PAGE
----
She laughed elatedly. “Would you like one of my maids to massage your shoulder?” her eyes twinkled with mirth. “Or are you looking for sympathy from me?”
“I heard that.” She gave him a hard look. “Sit here; let me look at your shoulder.”
“I don’t know how advisable that is—we are no longer kids. I daren’t sit next to you with my shirt off, Princess.”
“Do you want a tight slap? Just sit here,” and she indicated a cushion next to her, “and take off your shirt.”
“I couldn’t possibly do that, Rajkumari… take my shirt off…? I don’t think so.” He took two steps back.
Aphsara jumped up—eyes blazing, fists tightly clenched… Salim had never seen her look so utterly ravishing.
“Listen, fathead, and stop calling me Rajkumari…”
The door opened gently and a maid bowed in with a carafe of sherbet and golden goblets on an ornate tray.
Salim sighed with relief. If she were to surprise them sitting next to each other… and him with his shirt off… her father would surely get to hear, and who knew what might have happened then… a caning would be the least.
The Princess stood, pretending suppressed rage—eyes aflame, lips compressed. The maid placed the tray slowly, very slowly on the white sheet. The princess was about to yell at her to leave it and get out! Salim beat her to it.
“Princess, may I leave, please. My shoulder is hurting and my Guruji will massage it.”
“GO!” Just the one word. Her shoulders slumped as she sat down—hurt and let down.
The pehalwan rotated Vikas’ arm. He winced with pain.
“Is it hurting a lot—I will massage it for you.”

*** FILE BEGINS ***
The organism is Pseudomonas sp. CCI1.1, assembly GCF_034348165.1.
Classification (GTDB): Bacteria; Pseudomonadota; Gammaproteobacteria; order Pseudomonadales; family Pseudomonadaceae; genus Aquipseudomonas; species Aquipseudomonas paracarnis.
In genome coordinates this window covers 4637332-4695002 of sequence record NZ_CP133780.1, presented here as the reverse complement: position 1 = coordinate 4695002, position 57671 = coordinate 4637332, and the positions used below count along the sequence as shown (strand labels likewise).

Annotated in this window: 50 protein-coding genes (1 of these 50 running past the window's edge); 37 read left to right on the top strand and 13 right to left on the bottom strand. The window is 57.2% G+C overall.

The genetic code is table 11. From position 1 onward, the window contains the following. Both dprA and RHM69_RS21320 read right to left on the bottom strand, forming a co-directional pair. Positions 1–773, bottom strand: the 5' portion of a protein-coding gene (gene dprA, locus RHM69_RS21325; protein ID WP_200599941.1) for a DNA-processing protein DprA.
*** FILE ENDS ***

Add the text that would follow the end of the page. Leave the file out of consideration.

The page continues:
“What were you doing, anyway?”
“Trying to do what you did this morning… I’m afraid I am no good at it.”
The pehalwan put his arm around Vikas’ waist, “Come, I’ll take you home. Will the cattle be okay for a while without you?”
“I’ll whistle for them to follow us.”
Vikas lay on the charpoy in the sun and the pehalwan massaged him with warm mustard oil from a shallow dish. He wondered at his fit muscular body.
“Tell me, boy, do you have any idea how you learned to fight the way you did this morning?”
“No, Pehalwanji, it is a mystery to me. When I try to do it, I trip and fall down. I don’t know how it comes to me; it comes of its own accord.”
“Do you know swordsmanship?”
Vikas twisted his body to look at the pehalwan, “Sword… what sword? I have never even seen a real one.”
“I’ll take you to a sadhu, a sage; he may be able to resolve this mystery. You must tell him everything you know—hold nothing back. Will you come with me?”
“I’ll have to ask Papa—get his permission.”
Salim asked permission to go to his village to see his parents. It was five years since he’d seen them. Permission was granted and he was allotted a warhorse from the Royal stables and a guard to accompany him… the roads are rife with dacoits, he was told; and the road to Allahgarh was a full day’s hard ride.
“When are you coming back?” demanded Aphsara when Salim went to bid her farewell.